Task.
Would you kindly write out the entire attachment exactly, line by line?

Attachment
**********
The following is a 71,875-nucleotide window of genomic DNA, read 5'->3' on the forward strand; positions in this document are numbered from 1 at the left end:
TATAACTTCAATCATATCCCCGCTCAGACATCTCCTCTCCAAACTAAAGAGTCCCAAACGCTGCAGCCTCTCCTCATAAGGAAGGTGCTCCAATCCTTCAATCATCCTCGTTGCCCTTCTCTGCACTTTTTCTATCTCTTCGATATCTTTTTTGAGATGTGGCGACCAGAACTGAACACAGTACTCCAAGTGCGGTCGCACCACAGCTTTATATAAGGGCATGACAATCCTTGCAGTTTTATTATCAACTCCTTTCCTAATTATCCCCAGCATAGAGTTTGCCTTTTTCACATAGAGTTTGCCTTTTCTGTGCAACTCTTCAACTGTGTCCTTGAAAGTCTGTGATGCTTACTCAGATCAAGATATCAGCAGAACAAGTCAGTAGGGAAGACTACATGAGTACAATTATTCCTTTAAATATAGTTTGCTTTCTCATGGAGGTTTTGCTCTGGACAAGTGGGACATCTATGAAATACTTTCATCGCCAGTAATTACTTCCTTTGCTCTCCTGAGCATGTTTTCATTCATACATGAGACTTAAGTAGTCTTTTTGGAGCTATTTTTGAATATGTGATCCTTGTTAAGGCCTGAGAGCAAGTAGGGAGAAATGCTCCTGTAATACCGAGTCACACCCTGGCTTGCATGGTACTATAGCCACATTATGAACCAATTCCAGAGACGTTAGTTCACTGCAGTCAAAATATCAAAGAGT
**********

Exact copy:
The following is a 71,875-nucleotide window of genomic DNA, read 5'->3' on the forward strand; positions in this document are numbered from 1 at the left end:
TATAACTTCAATCATATCCCCGCTCAGACATCTCCTCTCCAAACTAAAGAGTCCCAAACGCTGCAGCCTCTCCTCATAAGGAAGGTGCTCCAATCCTTCAATCATCCTCGTTGCCCTTCTCTGCACTTTTTCTATCTCTTCGATATCTTTTTTGAGATGTGGCGACCAGAACTGAACACAGTACTCCAAGTGCGGTCGCACCACAGCTTTATATAAGGGCATGACAATCCTTGCAGTTTTATTATCAACTCCTTTCCTAATTATCCCCAGCATAGAGTTTGCCTTTTTCACATAGAGTTTGCCTTTTCTGTGCAACTCTTCAACTGTGTCCTTGAAAGTCTGTGATGCTTACTCAGATCAAGATATCAGCAGAACAAGTCAGTAGGGAAGACTACATGAGTACAATTATTCCTTTAAATATAGTTTGCTTTCTCATGGAGGTTTTGCTCTGGACAAGTGGGACATCTATGAAATACTTTCATCGCCAGTAATTACTTCCTTTGCTCTCCTGAGCATGTTTTCATTCATACATGAGACTTAAGTAGTCTTTTTGGAGCTATTTTTGAATATGTGATCCTTGTTAAGGCCTGAGAGCAAGTAGGGAGAAATGCTCCTGTAATACCGAGTCACACCCTGGCTTGCATGGTACTATAGCCACATTATGAACCAATTCCAGAGACGTTAGTTCACTGCAGTCAAAATATCAAAGAGT